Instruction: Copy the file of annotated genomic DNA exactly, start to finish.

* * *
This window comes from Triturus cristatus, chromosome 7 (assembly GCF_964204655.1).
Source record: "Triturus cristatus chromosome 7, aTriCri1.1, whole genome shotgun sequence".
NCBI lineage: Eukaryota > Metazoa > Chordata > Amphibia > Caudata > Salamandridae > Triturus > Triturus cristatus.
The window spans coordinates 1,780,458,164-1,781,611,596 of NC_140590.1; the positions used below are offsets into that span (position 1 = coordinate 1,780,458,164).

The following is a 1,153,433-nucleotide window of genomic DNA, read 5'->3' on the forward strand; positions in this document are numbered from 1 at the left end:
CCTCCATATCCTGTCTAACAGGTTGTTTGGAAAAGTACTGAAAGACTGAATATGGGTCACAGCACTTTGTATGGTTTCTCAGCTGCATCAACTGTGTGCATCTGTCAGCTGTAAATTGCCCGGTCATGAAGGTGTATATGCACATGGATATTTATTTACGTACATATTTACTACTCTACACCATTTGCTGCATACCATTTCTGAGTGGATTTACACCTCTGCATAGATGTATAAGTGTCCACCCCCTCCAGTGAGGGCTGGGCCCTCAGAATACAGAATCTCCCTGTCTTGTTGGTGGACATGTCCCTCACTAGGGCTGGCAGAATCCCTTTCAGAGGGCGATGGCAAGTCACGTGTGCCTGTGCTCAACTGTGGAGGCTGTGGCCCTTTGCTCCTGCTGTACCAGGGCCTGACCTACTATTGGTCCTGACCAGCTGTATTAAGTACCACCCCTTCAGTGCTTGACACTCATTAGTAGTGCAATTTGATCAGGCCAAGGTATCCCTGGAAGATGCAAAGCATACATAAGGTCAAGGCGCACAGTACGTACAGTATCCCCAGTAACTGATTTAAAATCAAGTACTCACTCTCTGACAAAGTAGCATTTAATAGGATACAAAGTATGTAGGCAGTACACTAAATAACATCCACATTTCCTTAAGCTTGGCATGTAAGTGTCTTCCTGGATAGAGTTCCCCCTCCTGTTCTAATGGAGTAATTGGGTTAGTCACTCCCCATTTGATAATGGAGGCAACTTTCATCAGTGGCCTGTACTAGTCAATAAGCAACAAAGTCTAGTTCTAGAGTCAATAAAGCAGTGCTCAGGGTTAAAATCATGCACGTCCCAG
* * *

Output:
This window comes from Triturus cristatus, chromosome 7 (assembly GCF_964204655.1).
Source record: "Triturus cristatus chromosome 7, aTriCri1.1, whole genome shotgun sequence".
NCBI lineage: Eukaryota > Metazoa > Chordata > Amphibia > Caudata > Salamandridae > Triturus > Triturus cristatus.
The window spans coordinates 1,780,458,164-1,781,611,596 of NC_140590.1; the positions used below are offsets into that span (position 1 = coordinate 1,780,458,164).

The following is a 1,153,433-nucleotide window of genomic DNA, read 5'->3' on the forward strand; positions in this document are numbered from 1 at the left end:
CCTCCATATCCTGTCTAACAGGTTGTTTGGAAAAGTACTGAAAGACTGAATATGGGTCACAGCACTTTGTATGGTTTCTCAGCTGCATCAACTGTGTGCATCTGTCAGCTGTAAATTGCCCGGTCATGAAGGTGTATATGCACATGGATATTTATTTACGTACATATTTACTACTCTACACCATTTGCTGCATACCATTTCTGAGTGGATTTACACCTCTGCATAGATGTATAAGTGTCCACCCCCTCCAGTGAGGGCTGGGCCCTCAGAATACAGAATCTCCCTGTCTTGTTGGTGGACATGTCCCTCACTAGGGCTGGCAGAATCCCTTTCAGAGGGCGATGGCAAGTCACGTGTGCCTGTGCTCAACTGTGGAGGCTGTGGCCCTTTGCTCCTGCTGTACCAGGGCCTGACCTACTATTGGTCCTGACCAGCTGTATTAAGTACCACCCCTTCAGTGCTTGACACTCATTAGTAGTGCAATTTGATCAGGCCAAGGTATCCCTGGAAGATGCAAAGCATACATAAGGTCAAGGCGCACAGTACGTACAGTATCCCCAGTAACTGATTTAAAATCAAGTACTCACTCTCTGACAAAGTAGCATTTAATAGGATACAAAGTATGTAGGCAGTACACTAAATAACATCCACATTTCCTTAAGCTTGGCATGTAAGTGTCTTCCTGGATAGAGTTCCCCCTCCTGTTCTAATGGAGTAATTGGGTTAGTCACTCCCCATTTGATAATGGAGGCAACTTTCATCAGTGGCCTGTACTAGTCAATAAGCAACAAAGTCTAGTTCTAGAGTCAATAAAGCAGTGCTCAGGGTTAAAATCATGCACGTCCCAG